KAUSEA NATANO, Prime Minister of Tuvalu, said that it was regrettable that the Republic of China (Taiwan), with its notable partnerships on a wide range of development issues, continued to be kept out of the United Nations system, and supported its readmission into the Organization, asking not to sideline the country. He also defined regrettable the ongoing economic blockade of Cuba. Further, he expressed the region’s strong concerns of the potential threat of nuclear contamination to the health and security of the Blue Pacific and emphasized that the United Nations decolonization process is critical to the protection of human rights.
“Climate change and its consequential sea level rise, remains the single greatest existential threat my country faces,” he affirmed, underscoring the urgency to reduce greenhouse gas emissions. Citing the Intergovernmental Panel on Climate Change report issued last year and its warning that at current global warming trends the international community is destined to miss the Paris Agreement target of limiting global temperature rise to 1.5°C, he added: “This clearly means that Tuvalu will be totally submerged within this century”. Tuvalu could become uninhabitable in the next two to three decades. While other Pacific islands may have a few decades longer, they all face “the near certainty of terminal inundation”, though their carbon emissions combined amount to less than 0.03 per cent of the world’s total. “The existential threat we face is not of our making, but it will remake us,” he stressed. “Tuvalu is an acid test of leadership; because if the international community allow an entire country to disappear from climate change, what hope will be possible for anyone else?”
In many places, water security is severely compromised, he said, pointing out that a rising ocean brings increasing storm frequency, intensity and devastation, and it compromises food security. As the ocean warms and acidifies, the precious coral that supports the region’s tourism and nurtures its fish-stock perish and the cost of eking out an existence increases, pushing citizens to leave and the nation becomes increasingly inchoate. “This is how a Pacific atoll dies. This is how our islands will cease to exist. This is not about some future scenario. It is what we are living with now,” he said, stressing that there was still space for intervention and that collective inaction would make these sovereign countries uninhabitable.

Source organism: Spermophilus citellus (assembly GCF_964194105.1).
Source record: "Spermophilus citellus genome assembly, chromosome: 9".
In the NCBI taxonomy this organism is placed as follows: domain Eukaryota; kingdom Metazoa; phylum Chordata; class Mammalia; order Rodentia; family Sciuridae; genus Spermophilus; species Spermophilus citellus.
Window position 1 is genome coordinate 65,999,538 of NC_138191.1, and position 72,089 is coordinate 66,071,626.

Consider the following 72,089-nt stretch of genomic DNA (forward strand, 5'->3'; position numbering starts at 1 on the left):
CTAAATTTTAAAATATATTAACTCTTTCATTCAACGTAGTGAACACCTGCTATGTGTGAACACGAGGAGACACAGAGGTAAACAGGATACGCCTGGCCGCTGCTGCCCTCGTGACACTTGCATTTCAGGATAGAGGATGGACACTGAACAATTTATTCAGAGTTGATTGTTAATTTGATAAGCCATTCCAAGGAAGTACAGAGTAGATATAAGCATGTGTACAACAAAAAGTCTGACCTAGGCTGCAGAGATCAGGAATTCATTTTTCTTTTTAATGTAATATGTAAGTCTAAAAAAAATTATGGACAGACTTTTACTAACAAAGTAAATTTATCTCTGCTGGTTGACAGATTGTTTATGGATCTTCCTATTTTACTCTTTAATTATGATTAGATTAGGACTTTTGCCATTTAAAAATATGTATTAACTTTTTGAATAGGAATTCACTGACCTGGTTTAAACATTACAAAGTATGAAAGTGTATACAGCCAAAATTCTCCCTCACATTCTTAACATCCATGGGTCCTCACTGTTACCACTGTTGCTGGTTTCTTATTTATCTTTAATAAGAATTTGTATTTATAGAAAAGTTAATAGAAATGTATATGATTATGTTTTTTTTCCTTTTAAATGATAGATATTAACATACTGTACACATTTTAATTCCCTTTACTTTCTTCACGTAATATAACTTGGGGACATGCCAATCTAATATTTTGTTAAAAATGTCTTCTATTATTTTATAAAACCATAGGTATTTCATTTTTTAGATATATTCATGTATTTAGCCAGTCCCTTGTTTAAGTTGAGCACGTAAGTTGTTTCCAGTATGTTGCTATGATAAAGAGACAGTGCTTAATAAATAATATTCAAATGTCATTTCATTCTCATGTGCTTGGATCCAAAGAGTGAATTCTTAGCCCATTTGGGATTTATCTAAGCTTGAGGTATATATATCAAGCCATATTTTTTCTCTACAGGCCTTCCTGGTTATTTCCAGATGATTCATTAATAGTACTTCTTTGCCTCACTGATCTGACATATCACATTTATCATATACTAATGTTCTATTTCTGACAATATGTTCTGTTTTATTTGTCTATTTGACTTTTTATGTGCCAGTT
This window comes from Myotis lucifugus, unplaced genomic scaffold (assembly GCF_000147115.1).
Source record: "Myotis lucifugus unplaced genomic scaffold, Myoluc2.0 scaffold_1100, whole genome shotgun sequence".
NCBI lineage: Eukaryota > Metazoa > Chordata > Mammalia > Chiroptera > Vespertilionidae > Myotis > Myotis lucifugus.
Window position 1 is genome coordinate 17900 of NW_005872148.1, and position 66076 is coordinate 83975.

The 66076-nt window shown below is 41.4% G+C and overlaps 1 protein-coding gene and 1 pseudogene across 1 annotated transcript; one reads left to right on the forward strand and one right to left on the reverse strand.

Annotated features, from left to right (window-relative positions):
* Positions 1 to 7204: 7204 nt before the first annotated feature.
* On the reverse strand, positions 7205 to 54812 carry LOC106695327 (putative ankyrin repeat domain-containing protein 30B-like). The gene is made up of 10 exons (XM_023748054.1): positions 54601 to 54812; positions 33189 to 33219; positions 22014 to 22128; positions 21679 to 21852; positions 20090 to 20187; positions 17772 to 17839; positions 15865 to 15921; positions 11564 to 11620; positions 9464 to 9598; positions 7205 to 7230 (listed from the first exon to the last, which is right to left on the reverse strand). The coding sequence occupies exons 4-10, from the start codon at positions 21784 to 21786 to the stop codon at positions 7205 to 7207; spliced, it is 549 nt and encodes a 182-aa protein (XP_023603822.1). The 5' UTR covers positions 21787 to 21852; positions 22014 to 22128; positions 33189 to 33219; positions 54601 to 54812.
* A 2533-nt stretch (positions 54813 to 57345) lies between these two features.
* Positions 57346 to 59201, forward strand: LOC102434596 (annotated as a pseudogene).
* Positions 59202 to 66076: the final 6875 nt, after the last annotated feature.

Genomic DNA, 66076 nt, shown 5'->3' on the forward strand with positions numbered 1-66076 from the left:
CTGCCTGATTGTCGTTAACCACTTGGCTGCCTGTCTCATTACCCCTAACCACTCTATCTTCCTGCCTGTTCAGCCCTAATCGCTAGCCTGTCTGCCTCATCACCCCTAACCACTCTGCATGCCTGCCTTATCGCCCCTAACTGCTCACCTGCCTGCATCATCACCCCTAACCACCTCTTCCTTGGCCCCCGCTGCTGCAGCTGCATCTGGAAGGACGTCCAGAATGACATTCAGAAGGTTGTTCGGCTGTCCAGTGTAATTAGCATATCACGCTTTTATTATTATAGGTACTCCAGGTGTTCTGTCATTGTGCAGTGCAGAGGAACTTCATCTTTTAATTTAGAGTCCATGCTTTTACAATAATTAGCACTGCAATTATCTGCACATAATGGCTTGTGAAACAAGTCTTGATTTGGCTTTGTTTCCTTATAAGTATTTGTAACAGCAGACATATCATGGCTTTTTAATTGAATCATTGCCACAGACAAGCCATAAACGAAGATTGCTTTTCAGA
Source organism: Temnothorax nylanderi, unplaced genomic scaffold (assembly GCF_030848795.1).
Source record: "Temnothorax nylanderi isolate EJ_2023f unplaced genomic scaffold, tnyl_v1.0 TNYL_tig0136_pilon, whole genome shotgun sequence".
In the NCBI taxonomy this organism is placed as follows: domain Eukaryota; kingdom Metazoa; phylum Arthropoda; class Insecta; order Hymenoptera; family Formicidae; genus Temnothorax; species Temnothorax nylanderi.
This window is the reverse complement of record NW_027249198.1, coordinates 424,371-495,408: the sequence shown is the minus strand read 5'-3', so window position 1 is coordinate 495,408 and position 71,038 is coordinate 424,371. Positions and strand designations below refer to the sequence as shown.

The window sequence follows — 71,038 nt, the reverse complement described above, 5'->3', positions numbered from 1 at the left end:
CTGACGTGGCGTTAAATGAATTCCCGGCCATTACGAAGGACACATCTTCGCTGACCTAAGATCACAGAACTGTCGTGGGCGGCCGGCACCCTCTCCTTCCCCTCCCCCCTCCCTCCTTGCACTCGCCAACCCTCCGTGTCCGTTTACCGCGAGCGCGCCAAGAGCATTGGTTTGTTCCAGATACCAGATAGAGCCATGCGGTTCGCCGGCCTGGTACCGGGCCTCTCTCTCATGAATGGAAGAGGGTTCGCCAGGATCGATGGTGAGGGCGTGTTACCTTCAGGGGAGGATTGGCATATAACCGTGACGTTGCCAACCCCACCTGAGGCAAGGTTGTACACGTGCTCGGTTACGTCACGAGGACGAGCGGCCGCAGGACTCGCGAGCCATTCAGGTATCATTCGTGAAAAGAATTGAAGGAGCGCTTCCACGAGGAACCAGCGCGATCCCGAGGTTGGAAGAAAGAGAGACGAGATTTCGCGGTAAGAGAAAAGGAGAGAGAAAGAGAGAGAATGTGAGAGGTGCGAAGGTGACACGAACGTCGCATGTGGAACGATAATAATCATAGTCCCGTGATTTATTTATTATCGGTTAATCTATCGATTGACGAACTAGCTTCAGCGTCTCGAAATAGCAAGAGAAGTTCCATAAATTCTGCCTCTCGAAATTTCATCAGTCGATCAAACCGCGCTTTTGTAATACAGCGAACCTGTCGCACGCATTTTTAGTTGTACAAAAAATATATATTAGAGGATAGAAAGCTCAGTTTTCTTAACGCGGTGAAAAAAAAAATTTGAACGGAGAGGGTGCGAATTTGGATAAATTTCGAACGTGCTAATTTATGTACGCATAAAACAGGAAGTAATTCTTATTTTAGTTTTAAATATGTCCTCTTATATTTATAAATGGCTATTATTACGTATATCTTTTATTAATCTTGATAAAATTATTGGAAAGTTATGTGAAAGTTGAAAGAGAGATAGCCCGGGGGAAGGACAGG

Current international instruments such as the Convention on Statelessness, the United Nations efforts to address climate change, including the twenty-sixth session of the Conference of the Parties to the United Nations Framework Convention on Climate Change, “say nothing” on the looming uninhabitability of these States. On 22 September, Tuvalu and the Marshall Islands launched the Rising Nations Initiative to foster awareness, legal framework and political commitment. Stressing that “this is about sovereignty, dignity, and integrity”, he underlined the need for a global settlement to guarantee the permanent existence of island States, which must co-create and enact it together.
Such a settlement includes the protection of the island States’ rights to their land and ocean, safeguards their heritage and the relocation of its people. “We do not seek to move out of our homeland. We seek fair and amicable treatment of displaced people so we do not become a burden,” he added, asking they be not “fobbed off with a wasteland”. While Tuvalu can continue to support itself economically, “a situation globally caused must also have a globally just and equitable solution”, he concluded, stressing that through no fault of their own, the Pacific peoples would soon have to abandon the oceans and urging for generosity of spirit, support, and justice that recognized their reality and grave concern on the potential eradication of their atoll nations.